COLD BLOODED MURDER
9th May 1812
One of the most cold-blooded and atrocious murders ever known, was perpetrated in the neighbourhood of Huddersfield, on
Tuesday evening, the 28th ult.— About half-past six o'clock, as Mr. Wm. Hors- fall, of Marsden, a most respectable woollen-manufacturer, and Adjutant to the Upper Agbrigg Regt. of Local
Militia, was returning from Huddersfield market, on horseback, he was fired at by four assassins, who had hid themselves in a small plantation adjoining the road on Crosland Moor, planting the
muzzles of their guns through holes in the wall. Mr. Horsfall distinctly saw two of them, but too late to guard off their effect.— Mr H left Huddersfield with a manufacturer of the name of
Eastwoood, and they proceeded together almost to the fatal spot, when the latter stopped to give his horse some water, Mr. H. going leisurely forwards — At this time the villains fired and
lodged the contents of their four pieces in the left side of the unfortunate gentleman : he instantly fell, and was dragged a short distance in the stirrup, bleeding very much. Several passengers,
both on horseback and foot, soon came to the spot, and after disentangling him from the stirrup, conveyed him to the Warren Inn, which is hard by.
In the confusion and alarm consequent on such
a lamentable occasion, no one had presence of mind to pursue the murderers: they escaped into Dungeon Wood, undiscovered. Nor was any pursuit or search made after them till the arrival of a party of
the Bays from Huddersfield, Mr. Horsfall, at first, seemed much exhausted by the great loss of blood.— The best medical aid was obtained, and three shots out of the four were pronounced slight;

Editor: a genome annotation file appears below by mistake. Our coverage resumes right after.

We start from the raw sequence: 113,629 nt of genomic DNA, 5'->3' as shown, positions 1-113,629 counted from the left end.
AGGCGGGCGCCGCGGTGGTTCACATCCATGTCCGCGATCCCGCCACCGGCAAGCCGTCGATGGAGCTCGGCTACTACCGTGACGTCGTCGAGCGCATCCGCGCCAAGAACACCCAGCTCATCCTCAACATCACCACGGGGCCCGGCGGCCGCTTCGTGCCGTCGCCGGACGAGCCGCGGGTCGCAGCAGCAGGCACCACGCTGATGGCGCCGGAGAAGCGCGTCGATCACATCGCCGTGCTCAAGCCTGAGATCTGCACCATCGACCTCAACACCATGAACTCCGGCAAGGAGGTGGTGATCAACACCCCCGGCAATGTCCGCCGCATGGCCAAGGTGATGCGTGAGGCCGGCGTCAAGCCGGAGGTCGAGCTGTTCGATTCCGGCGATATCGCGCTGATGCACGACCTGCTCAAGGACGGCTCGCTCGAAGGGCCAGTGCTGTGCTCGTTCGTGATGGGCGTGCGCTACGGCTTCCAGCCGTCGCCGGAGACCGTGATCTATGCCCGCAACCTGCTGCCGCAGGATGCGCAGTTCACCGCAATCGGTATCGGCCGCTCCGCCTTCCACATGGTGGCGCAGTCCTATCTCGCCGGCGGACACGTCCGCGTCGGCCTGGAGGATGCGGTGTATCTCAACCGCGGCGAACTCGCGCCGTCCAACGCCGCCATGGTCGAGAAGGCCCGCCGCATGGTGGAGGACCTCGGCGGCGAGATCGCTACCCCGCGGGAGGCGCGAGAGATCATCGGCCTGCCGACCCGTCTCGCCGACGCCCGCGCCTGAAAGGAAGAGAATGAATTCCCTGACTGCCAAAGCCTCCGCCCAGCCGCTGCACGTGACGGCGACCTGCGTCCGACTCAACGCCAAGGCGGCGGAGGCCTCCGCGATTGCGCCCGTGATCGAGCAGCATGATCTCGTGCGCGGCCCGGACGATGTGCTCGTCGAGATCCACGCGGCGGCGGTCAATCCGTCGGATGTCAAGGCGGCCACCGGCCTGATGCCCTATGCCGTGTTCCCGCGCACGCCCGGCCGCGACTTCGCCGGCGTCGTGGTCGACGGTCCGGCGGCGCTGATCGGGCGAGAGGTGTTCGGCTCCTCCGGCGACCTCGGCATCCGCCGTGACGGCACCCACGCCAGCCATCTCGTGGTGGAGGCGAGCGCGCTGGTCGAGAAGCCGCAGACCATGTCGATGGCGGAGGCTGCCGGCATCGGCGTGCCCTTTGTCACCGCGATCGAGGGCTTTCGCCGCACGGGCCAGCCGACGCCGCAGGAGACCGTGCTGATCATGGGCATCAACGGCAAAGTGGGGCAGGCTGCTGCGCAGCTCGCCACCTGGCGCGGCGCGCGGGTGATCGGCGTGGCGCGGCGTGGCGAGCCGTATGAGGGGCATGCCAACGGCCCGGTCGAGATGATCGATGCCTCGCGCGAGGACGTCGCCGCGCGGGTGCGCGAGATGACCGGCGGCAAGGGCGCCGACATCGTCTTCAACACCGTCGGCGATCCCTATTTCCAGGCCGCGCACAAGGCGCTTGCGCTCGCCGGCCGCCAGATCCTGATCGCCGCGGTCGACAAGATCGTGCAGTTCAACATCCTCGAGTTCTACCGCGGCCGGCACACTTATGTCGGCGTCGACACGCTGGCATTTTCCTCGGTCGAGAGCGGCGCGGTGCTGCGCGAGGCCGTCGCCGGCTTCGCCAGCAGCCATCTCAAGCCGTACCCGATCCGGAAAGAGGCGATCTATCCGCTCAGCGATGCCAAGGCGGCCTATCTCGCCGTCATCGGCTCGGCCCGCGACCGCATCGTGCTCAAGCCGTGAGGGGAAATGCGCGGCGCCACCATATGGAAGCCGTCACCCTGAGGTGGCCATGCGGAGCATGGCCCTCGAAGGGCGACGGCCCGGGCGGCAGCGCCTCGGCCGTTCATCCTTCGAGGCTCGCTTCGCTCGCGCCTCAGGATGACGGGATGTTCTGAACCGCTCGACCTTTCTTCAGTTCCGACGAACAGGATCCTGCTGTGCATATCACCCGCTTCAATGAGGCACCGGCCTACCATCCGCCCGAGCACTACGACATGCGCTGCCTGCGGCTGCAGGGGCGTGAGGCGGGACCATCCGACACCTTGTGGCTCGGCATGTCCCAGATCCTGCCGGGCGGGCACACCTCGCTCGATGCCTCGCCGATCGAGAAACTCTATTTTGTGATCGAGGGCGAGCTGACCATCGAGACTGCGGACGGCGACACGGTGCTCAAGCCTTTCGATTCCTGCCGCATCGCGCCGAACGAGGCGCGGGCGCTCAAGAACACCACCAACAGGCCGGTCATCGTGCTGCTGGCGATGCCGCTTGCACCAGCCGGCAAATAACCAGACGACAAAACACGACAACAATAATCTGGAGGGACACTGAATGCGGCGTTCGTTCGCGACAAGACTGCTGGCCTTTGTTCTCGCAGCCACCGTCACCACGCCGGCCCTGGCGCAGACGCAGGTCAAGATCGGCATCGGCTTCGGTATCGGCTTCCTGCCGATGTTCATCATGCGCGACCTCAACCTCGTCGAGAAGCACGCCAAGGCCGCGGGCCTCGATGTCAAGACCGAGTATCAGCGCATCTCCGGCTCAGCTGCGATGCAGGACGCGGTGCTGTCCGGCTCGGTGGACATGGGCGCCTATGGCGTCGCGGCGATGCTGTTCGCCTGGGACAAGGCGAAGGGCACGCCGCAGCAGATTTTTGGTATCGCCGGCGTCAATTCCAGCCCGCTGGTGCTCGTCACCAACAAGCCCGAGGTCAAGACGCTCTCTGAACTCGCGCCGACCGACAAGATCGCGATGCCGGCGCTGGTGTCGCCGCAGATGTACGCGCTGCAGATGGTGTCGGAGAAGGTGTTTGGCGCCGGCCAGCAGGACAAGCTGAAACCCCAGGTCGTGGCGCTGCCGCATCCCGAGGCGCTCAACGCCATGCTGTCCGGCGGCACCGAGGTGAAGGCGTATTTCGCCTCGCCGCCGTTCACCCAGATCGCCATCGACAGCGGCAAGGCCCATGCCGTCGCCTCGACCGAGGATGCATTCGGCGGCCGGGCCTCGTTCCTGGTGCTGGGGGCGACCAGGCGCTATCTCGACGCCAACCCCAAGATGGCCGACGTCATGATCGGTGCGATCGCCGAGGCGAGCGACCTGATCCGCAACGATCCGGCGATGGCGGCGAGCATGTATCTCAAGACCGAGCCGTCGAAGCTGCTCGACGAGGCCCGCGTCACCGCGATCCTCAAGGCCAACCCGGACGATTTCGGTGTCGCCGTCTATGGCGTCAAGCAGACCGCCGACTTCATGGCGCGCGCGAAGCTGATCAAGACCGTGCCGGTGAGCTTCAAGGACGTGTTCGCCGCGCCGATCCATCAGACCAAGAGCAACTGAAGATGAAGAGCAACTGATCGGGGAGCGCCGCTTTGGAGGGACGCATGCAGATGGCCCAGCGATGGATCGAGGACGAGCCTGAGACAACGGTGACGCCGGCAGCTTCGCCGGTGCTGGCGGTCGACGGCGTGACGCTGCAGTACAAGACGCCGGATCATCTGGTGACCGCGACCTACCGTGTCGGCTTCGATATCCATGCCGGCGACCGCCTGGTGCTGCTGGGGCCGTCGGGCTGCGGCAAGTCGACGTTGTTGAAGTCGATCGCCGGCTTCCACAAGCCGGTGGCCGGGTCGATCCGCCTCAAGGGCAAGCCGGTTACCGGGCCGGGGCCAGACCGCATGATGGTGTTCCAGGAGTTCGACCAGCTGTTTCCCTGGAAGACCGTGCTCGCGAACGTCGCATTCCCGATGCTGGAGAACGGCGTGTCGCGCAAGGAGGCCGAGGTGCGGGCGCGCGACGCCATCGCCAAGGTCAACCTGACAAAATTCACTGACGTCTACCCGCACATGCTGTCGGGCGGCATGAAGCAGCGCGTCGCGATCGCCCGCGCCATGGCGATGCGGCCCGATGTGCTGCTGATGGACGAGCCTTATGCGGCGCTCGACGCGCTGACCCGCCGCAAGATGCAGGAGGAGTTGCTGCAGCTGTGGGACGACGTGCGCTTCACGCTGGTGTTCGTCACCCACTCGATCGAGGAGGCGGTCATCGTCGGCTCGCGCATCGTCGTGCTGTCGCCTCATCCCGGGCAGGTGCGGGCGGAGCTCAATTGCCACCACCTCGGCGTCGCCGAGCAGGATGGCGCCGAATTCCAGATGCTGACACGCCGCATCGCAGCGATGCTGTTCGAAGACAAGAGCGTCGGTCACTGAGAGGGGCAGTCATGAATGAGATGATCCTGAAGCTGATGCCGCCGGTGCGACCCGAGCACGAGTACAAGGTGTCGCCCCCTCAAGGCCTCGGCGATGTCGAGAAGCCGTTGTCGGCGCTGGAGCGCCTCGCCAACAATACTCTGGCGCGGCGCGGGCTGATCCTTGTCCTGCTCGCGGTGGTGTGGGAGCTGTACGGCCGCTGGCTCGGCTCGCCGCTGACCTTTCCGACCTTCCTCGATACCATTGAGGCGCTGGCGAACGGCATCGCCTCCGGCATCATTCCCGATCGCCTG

but the fourth, from a musket-ball, had inflicted a mortal wound. On Wednesday some faint hopes of recovery were entertained, but in the course of the night, a fresh bleeding took place, the thigh
became considerably swollen and had the appearance of mortification, and on Thursday morning, between 8 and 9 o'clock, death ensued. During the agonies of such a state, there was some consolation
that this public- spirited and humane man retained the perfect possession of his faculties.
This is one of the most lamentable events that has ever been recorded in our columns. The
perpetration of it has evinced a spirit, with which we had hoped no Englishman could have been actuated — Mr. Horsfall had a most extensive manufactory at Marsden, and employed near 400
work-people ; for the last seven years he had worked shearing-frames in a part of the premises and had brought them to great perfection.— He had been most active too, in endeavouring to bring
to justice the nocturnal assailants at Rawfolds.— His property was too well defended for them to risk an attack ; and therefore the villains sacrificed a valuable life by means well worthy of
an Italian Bravo, but which must embitter the remainder of their days with sufferings ten thousand times more acute than they were able to inflict, even if they should escape that ignominious end
which the injured laws of their country demand.